Yes. Effective September 1, 2015, Section 7.359 was added which requires the trier of fact, when determining the amount of a civil penalty to be assessed, to consider the factors described by Section 7.053. Those factors include:
- The nature, circumstances, extent, duration, and gravity of the prohibited act, with special emphasis on the impairment of existing water rights or the hazard or potential hazard created to the health or safety of the public;
- The impact of the violation on:
- Air quality in the region;
- A receiving stream or underground water reservoir;
- In-stream uses, water quality, aquatic and wildlife habitat, or beneficial freshwater inflows to bays and estuaries; or
- Affected persons;
- With respect to the alleged violator:
- The history and extent of previous violations;
- The degree of culpability, including whether the violation was attributable to mechanical or electrical failures and whether the violation could have been reasonably anticipated and avoided;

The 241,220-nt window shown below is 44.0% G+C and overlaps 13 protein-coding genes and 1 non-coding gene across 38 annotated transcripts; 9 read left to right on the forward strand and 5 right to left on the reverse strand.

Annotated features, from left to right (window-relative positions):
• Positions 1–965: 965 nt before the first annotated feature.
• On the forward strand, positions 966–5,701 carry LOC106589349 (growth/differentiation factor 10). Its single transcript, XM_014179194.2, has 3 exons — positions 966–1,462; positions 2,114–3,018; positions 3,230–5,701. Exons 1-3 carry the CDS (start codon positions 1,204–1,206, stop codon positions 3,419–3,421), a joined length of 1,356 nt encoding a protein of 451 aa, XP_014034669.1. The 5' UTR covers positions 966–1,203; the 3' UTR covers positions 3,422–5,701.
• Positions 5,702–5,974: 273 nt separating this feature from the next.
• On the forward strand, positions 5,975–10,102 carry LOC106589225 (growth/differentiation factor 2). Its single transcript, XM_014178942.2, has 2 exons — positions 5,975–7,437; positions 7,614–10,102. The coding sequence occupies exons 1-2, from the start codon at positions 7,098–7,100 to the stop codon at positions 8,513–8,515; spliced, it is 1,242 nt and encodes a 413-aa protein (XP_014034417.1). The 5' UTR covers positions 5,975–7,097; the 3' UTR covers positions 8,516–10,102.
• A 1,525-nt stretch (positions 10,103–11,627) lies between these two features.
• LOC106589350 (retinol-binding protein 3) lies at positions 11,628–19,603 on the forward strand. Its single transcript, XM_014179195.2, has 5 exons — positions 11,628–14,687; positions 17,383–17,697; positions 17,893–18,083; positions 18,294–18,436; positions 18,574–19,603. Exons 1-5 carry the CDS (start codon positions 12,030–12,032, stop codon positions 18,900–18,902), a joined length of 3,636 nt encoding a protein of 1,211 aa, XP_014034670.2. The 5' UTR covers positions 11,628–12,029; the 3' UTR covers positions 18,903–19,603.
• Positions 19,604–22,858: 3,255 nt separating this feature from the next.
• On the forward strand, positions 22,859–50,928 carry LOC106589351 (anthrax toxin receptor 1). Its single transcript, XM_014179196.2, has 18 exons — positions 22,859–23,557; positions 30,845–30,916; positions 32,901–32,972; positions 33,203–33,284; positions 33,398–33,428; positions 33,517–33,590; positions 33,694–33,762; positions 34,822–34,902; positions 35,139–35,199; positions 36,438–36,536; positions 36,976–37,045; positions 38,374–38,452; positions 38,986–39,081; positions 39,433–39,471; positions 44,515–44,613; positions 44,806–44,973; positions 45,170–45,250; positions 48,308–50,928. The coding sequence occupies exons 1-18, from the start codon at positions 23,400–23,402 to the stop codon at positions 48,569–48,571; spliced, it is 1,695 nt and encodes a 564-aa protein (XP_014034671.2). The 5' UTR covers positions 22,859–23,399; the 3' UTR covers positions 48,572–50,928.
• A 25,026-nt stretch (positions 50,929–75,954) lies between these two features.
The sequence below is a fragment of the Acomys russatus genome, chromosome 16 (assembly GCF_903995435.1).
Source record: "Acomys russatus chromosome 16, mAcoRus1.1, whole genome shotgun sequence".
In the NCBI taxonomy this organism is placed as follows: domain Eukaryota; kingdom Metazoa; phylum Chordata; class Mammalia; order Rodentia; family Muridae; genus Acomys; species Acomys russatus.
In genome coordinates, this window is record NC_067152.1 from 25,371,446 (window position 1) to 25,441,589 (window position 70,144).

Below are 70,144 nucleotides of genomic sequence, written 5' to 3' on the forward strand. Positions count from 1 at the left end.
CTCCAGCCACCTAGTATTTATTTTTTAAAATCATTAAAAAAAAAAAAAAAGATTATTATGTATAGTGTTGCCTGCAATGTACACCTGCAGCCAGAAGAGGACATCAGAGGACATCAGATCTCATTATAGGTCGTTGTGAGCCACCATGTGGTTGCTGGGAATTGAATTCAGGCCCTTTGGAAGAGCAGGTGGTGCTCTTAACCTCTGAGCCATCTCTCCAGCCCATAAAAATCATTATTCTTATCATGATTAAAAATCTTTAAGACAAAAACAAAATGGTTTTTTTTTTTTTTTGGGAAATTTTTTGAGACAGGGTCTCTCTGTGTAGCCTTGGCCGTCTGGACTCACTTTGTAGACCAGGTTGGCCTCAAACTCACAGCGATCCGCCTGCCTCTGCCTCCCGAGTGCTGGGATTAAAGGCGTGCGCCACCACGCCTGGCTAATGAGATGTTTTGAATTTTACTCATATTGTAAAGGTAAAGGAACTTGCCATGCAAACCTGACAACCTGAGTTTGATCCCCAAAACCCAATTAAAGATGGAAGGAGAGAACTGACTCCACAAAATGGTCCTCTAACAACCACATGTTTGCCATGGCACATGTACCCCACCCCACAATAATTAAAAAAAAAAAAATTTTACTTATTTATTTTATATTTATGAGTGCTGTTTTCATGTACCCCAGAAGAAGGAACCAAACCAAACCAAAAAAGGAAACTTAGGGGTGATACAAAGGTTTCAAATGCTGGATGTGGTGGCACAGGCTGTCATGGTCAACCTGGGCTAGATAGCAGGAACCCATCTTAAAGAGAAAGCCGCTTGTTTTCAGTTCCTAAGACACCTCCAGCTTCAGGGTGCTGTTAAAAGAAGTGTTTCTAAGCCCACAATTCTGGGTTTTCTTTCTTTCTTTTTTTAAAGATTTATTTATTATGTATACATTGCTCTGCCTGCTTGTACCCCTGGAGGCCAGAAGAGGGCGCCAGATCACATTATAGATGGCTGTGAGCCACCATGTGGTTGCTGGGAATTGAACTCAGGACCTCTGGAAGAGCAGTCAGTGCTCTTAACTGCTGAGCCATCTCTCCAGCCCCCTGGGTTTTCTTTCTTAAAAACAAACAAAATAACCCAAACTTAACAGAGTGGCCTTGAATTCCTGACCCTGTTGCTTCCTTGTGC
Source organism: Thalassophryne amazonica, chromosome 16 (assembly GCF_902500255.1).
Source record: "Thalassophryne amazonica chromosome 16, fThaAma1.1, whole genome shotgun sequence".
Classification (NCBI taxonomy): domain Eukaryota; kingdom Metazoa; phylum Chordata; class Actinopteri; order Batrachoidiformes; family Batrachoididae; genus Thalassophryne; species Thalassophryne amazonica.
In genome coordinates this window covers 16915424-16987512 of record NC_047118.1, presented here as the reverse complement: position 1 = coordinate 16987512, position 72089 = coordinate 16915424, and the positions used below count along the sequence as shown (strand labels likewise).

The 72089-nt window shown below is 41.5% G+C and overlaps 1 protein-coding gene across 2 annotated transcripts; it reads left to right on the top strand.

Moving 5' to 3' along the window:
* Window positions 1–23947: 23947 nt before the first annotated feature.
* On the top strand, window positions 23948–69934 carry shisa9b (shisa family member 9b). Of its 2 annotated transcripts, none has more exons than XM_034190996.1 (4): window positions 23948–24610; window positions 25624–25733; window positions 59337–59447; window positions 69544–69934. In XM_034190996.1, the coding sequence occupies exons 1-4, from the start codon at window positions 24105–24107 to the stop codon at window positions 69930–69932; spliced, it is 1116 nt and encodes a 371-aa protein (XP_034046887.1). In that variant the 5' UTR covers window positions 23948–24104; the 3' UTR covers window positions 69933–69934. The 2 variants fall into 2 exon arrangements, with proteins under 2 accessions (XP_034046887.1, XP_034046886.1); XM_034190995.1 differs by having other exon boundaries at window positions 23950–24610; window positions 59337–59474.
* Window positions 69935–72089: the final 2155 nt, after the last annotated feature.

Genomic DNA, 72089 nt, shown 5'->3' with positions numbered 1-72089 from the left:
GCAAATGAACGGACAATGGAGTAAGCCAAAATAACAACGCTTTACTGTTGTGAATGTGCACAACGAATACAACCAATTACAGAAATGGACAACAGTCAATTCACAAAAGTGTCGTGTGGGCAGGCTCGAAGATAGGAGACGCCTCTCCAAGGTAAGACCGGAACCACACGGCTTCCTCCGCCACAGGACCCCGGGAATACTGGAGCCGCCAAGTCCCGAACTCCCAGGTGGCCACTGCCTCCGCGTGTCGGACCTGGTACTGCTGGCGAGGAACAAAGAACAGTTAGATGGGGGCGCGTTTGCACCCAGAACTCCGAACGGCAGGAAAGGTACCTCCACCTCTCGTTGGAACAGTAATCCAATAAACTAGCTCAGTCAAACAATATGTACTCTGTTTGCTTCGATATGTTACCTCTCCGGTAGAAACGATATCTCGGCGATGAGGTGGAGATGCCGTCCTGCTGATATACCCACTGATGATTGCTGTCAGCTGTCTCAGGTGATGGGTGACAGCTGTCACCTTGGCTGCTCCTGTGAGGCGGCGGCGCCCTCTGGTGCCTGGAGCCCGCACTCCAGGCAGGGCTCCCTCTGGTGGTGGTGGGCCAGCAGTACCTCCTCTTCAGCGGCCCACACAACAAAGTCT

- The demonstrated good faith, including actions taken by the alleged violator to rectify the cause of the violation and to compensate affected persons;
- Economic benefit gained through the violation; and
- The amount necessary to deter future violations
- Any other matters that justice may require.
However, local governments and the State of Texas frequently argue that these factors do not apply to lawsuits filed before September 1, 2015, and that, therefore, there is no guidance for the court or jury when assessing penalties against defendants.
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